There’s an app for everything, it seems, and idea of paying it forward hasn’t been left out. You can now get a PIF app for your iPhone. It is the official app of the worldwide Pay it Forward Foundation. This non-profit was founded by Catherine Ryan Hyde, author of the bestselling Pay it Forward novel that was made into a film by the same name. Together, the book and film made “pay it forward” part of everyday language and culture.
PIF’s mission is to foster the principle itself—“to inspire and educate individuals of all ages and walks of life about the human impact of making a personal decision to change the world through simple acts of kindness—big or small. To help the world reclaim simplicity in a complex world,” the foundation’s website says.
Here’s how the app works: Once you download it, you get a daily suggestion of some act of kindness that you can make. The app helps you keep track of and share your progress. As the designers put it, “Our app is designed to be a gentle reminder to be kind to those around us. Our team has worked hard at creating the app to be effective and social. The idea is simple, the app is simple, and imagine the difference in your community if everyone was doing these simple deeds on a daily basis?”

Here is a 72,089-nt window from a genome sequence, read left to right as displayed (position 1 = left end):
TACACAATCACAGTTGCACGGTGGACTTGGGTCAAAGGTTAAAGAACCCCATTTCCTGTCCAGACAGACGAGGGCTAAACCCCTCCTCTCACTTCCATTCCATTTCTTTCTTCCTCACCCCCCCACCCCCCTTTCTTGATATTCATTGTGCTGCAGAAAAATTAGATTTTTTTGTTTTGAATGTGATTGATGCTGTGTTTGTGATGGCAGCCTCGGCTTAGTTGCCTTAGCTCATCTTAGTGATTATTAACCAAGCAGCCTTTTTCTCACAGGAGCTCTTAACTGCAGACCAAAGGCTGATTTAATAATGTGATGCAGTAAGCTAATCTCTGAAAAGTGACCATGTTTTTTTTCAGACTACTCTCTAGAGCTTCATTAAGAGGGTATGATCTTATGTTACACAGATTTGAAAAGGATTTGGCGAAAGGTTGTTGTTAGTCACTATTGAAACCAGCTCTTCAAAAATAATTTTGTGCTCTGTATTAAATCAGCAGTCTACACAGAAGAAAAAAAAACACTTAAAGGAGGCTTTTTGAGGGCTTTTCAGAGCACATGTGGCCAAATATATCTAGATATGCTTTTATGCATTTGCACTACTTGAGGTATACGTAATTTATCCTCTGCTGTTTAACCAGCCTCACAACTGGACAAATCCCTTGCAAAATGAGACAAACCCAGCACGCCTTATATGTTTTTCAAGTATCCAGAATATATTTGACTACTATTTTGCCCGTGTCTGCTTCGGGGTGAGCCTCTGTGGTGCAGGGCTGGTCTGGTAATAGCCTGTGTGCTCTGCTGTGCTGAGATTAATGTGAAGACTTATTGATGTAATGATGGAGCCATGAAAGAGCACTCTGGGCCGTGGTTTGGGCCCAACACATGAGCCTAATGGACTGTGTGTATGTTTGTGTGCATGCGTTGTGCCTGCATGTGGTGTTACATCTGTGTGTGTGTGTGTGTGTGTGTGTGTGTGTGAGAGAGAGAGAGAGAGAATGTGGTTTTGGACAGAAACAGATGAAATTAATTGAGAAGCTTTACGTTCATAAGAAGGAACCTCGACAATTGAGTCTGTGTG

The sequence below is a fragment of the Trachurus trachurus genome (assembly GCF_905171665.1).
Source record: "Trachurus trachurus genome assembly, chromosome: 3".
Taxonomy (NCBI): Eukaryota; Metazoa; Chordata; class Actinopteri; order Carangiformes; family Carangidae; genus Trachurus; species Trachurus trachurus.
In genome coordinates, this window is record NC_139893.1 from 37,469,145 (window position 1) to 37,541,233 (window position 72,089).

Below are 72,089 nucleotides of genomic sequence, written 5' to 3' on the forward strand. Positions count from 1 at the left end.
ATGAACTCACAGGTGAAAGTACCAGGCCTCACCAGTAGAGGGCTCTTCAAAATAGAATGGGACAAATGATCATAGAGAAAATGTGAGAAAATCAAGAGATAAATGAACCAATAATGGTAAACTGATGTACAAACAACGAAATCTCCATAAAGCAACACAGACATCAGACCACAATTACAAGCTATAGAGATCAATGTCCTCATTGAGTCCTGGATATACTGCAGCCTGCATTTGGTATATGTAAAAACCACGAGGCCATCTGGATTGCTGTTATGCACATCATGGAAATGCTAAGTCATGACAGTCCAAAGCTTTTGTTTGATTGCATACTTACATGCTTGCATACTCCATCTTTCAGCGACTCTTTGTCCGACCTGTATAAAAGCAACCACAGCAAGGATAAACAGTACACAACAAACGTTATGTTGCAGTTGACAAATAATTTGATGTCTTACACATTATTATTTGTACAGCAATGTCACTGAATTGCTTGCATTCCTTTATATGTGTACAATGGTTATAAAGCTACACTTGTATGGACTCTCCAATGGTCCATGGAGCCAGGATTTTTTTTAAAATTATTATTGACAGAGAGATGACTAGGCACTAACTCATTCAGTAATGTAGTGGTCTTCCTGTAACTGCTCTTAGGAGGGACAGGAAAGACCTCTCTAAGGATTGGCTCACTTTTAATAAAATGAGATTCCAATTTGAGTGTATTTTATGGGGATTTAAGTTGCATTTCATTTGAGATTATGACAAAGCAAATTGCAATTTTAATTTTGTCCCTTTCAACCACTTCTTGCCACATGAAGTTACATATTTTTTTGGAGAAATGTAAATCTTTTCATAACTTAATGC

I downloaded the app—it’s free—and I joined. The first suggestion for a good deed I got was to “Shop at your local charity thrift store. The money you spend there helps others.” The Kiwanis store is closed now, but it did make me stop and think: I could stop by on the way to work.
The app is obviously new, but it contains some good features. These include a map of the world showing where acts of kindness are taking place. Not unexpectedly, they are concentrated in the developed world. The app also lets you suggest a good deed. It has a leader board that highlights the most generous contributors.
Can technology increase the practice of paying it forward?
Can something as simple as an app help?
Heard about it before today? Interested? Or uninterested in the idea?
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Originally published at www.OurValues.org, an experiment in civil dialogue about American values.